Smog-eating buildings battle air pollution

20 March 2015

Architects and environmental scientists have joined forces to design and construct buildings that are able to passively clean smoggy urban air.

Chemical reactions to improve air quality can be triggered by the sun. It’s already happening in smoggy Mexico City, where the Torre de Especialidades hospital building is shielded by a 100-yard-long façade of special tiles with air-scrubbing abilities.

The tiles, created by Berlin-based Elegant Embellishments, are coated with titanium dioxide, a pigment that acts as a catalyst for chemical reactions when activated by sunlight.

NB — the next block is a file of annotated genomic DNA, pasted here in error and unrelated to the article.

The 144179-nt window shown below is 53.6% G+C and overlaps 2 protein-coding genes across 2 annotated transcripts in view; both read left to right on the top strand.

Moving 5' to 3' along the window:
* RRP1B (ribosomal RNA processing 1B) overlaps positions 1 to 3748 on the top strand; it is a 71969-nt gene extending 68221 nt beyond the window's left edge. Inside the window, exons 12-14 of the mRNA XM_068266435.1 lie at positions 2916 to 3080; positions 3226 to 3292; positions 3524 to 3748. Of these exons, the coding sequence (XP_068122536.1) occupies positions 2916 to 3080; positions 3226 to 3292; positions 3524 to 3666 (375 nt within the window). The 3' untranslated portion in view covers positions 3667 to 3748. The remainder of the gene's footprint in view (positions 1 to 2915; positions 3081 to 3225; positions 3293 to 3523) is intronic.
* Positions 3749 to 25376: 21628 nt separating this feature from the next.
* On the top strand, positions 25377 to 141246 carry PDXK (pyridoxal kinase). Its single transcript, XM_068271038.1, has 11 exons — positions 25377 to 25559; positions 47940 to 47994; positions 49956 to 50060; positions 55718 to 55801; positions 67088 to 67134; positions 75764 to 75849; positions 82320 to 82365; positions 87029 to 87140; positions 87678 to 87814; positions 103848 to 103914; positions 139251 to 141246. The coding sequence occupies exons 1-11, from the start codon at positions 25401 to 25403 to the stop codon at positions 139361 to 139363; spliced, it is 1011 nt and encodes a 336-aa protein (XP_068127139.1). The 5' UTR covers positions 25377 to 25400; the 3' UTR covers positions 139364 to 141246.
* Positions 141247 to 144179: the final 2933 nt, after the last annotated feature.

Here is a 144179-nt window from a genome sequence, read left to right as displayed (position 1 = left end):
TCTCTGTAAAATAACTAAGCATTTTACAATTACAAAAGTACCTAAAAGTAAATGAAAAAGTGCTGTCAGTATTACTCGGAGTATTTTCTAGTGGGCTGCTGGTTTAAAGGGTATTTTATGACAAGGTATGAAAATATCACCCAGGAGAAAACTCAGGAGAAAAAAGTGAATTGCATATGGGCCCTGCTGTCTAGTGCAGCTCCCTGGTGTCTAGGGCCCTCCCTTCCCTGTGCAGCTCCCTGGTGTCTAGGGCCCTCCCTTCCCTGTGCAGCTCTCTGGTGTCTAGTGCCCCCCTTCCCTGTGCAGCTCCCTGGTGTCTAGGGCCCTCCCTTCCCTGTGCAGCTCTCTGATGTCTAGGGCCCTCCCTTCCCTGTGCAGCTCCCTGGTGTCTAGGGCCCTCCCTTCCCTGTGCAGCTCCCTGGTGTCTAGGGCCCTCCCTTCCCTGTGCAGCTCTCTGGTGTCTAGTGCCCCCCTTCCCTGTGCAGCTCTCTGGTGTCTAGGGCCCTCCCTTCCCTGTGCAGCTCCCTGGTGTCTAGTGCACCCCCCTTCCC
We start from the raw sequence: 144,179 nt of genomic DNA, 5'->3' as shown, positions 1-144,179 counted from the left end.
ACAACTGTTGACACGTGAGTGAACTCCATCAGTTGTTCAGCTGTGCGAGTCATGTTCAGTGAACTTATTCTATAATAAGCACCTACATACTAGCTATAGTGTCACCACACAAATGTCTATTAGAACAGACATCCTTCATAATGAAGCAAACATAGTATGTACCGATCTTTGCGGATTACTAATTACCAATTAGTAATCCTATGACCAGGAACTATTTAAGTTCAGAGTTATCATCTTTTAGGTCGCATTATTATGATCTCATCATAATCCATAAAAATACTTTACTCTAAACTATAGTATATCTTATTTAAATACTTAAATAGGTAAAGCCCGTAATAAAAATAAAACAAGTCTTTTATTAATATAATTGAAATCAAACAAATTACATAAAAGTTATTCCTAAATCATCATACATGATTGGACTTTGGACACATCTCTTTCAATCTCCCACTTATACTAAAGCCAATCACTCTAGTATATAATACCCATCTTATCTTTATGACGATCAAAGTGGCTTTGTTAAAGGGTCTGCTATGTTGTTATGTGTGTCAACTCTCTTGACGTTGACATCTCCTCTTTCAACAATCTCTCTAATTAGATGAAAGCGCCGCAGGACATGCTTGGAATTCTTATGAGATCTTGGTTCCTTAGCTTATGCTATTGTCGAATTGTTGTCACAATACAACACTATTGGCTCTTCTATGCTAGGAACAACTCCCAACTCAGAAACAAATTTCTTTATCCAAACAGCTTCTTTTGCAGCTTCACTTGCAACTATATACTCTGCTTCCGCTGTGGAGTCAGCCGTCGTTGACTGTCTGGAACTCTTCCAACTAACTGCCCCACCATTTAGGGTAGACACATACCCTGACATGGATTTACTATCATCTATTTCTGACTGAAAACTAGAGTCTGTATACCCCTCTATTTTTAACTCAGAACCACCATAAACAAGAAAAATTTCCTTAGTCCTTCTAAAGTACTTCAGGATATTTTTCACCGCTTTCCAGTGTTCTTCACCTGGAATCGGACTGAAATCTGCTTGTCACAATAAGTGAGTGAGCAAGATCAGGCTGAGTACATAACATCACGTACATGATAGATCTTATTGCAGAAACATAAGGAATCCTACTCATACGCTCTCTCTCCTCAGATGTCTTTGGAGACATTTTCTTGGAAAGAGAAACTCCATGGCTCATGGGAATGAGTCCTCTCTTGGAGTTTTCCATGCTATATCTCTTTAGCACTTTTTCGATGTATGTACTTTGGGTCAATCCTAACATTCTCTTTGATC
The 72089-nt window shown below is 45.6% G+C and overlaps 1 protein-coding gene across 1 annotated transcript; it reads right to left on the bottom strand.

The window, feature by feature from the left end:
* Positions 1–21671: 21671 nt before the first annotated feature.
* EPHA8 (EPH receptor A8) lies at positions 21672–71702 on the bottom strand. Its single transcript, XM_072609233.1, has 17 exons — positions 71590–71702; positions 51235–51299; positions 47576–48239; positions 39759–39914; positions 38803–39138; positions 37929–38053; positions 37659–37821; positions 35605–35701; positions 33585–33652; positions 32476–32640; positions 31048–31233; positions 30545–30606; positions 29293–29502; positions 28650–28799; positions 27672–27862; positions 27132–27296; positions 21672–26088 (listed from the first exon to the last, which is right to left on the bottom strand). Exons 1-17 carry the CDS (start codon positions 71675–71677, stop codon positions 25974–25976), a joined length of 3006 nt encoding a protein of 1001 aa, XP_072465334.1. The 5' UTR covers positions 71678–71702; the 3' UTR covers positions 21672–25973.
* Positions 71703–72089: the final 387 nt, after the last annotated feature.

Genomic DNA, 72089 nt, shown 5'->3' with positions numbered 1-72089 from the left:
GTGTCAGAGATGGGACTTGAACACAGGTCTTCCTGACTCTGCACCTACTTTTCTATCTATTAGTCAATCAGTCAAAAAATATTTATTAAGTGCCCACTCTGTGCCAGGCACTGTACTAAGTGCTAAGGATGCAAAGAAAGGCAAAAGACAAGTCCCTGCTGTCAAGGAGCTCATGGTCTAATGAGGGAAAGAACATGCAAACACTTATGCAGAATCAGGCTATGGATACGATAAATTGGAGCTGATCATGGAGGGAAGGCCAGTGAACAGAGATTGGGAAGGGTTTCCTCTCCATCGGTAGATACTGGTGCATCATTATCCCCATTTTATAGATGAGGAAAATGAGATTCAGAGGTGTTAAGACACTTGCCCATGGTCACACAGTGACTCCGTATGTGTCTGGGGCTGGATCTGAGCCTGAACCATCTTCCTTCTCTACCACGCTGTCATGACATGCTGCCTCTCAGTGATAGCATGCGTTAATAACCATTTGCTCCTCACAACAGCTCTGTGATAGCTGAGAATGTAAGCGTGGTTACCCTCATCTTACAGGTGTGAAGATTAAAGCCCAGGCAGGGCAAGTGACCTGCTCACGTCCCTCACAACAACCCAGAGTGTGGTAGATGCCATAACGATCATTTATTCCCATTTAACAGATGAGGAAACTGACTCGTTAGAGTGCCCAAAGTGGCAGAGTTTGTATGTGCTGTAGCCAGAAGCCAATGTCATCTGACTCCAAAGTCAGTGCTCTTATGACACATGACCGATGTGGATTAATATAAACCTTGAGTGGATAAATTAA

When UV rays hit the tiles, smog is converted into calcium nitrate, water and carbon dioxide. The titanium dioxide in the tiles can keep on doing this indefinitely.

The building can counteract the impact of about 1,000 of Mexico City’s 5.5 million cars and provide slightly fresher air in the hospital’s immediate area.

Milan will host a world’s fair in May – “Feeding the Planet, Energy for Life.” Italy is incorporating 9,000 m2 of photocatalytic concrete containing titanium dioxide into its pavilion.

This concrete, sometimes called Tiocem, can be used for paving, in roofing tiles, for road construction and in highway sound buffering walls.

Already validated by European Union studies, expect to see it proliferate to smoggy urban areas worldwide.


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